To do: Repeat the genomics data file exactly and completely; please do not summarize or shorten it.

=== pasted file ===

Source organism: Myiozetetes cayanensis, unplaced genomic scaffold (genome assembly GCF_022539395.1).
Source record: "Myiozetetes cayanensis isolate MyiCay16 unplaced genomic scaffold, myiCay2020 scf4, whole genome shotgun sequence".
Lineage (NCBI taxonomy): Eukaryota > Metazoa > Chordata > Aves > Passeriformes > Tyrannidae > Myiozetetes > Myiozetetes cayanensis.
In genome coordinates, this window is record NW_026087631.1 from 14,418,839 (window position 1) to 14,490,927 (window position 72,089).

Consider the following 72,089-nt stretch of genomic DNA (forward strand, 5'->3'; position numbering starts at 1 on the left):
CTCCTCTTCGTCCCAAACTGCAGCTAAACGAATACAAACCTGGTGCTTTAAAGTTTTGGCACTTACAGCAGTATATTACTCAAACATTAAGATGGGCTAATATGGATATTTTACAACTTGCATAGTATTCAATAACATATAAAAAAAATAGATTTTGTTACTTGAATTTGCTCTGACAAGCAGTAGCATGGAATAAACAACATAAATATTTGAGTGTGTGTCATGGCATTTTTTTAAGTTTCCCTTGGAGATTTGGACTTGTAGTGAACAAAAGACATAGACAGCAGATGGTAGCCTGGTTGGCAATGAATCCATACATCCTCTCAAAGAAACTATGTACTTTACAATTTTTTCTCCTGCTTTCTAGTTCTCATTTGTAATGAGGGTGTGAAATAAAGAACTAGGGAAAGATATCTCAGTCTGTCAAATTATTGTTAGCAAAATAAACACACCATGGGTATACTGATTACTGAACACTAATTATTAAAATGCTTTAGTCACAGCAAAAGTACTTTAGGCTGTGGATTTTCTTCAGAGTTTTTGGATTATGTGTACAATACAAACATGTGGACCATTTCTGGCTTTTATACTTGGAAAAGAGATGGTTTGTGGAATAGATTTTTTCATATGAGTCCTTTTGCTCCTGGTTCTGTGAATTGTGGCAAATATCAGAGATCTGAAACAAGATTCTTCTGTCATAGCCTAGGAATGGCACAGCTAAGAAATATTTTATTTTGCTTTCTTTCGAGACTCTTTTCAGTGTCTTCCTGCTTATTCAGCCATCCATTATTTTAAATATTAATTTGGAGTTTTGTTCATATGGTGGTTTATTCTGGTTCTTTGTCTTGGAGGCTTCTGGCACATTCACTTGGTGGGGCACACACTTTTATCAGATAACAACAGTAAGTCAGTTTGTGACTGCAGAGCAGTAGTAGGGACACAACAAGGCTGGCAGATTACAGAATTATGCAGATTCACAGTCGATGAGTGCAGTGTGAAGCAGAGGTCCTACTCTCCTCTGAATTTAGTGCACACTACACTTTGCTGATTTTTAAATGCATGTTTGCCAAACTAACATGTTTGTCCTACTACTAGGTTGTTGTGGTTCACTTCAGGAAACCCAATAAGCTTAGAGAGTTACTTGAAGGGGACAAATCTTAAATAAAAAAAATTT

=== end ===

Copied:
Source organism: Myiozetetes cayanensis, unplaced genomic scaffold (genome assembly GCF_022539395.1).
Source record: "Myiozetetes cayanensis isolate MyiCay16 unplaced genomic scaffold, myiCay2020 scf4, whole genome shotgun sequence".
Lineage (NCBI taxonomy): Eukaryota > Metazoa > Chordata > Aves > Passeriformes > Tyrannidae > Myiozetetes > Myiozetetes cayanensis.
In genome coordinates, this window is record NW_026087631.1 from 14,418,839 (window position 1) to 14,490,927 (window position 72,089).

Consider the following 72,089-nt stretch of genomic DNA (forward strand, 5'->3'; position numbering starts at 1 on the left):
CTCCTCTTCGTCCCAAACTGCAGCTAAACGAATACAAACCTGGTGCTTTAAAGTTTTGGCACTTACAGCAGTATATTACTCAAACATTAAGATGGGCTAATATGGATATTTTACAACTTGCATAGTATTCAATAACATATAAAAAAAATAGATTTTGTTACTTGAATTTGCTCTGACAAGCAGTAGCATGGAATAAACAACATAAATATTTGAGTGTGTGTCATGGCATTTTTTTAAGTTTCCCTTGGAGATTTGGACTTGTAGTGAACAAAAGACATAGACAGCAGATGGTAGCCTGGTTGGCAATGAATCCATACATCCTCTCAAAGAAACTATGTACTTTACAATTTTTTCTCCTGCTTTCTAGTTCTCATTTGTAATGAGGGTGTGAAATAAAGAACTAGGGAAAGATATCTCAGTCTGTCAAATTATTGTTAGCAAAATAAACACACCATGGGTATACTGATTACTGAACACTAATTATTAAAATGCTTTAGTCACAGCAAAAGTACTTTAGGCTGTGGATTTTCTTCAGAGTTTTTGGATTATGTGTACAATACAAACATGTGGACCATTTCTGGCTTTTATACTTGGAAAAGAGATGGTTTGTGGAATAGATTTTTTCATATGAGTCCTTTTGCTCCTGGTTCTGTGAATTGTGGCAAATATCAGAGATCTGAAACAAGATTCTTCTGTCATAGCCTAGGAATGGCACAGCTAAGAAATATTTTATTTTGCTTTCTTTCGAGACTCTTTTCAGTGTCTTCCTGCTTATTCAGCCATCCATTATTTTAAATATTAATTTGGAGTTTTGTTCATATGGTGGTTTATTCTGGTTCTTTGTCTTGGAGGCTTCTGGCACATTCACTTGGTGGGGCACACACTTTTATCAGATAACAACAGTAAGTCAGTTTGTGACTGCAGAGCAGTAGTAGGGACACAACAAGGCTGGCAGATTACAGAATTATGCAGATTCACAGTCGATGAGTGCAGTGTGAAGCAGAGGTCCTACTCTCCTCTGAATTTAGTGCACACTACACTTTGCTGATTTTTAAATGCATGTTTGCCAAACTAACATGTTTGTCCTACTACTAGGTTGTTGTGGTTCACTTCAGGAAACCCAATAAGCTTAGAGAGTTACTTGAAGGGGACAAATCTTAAATAAAAAAAATTT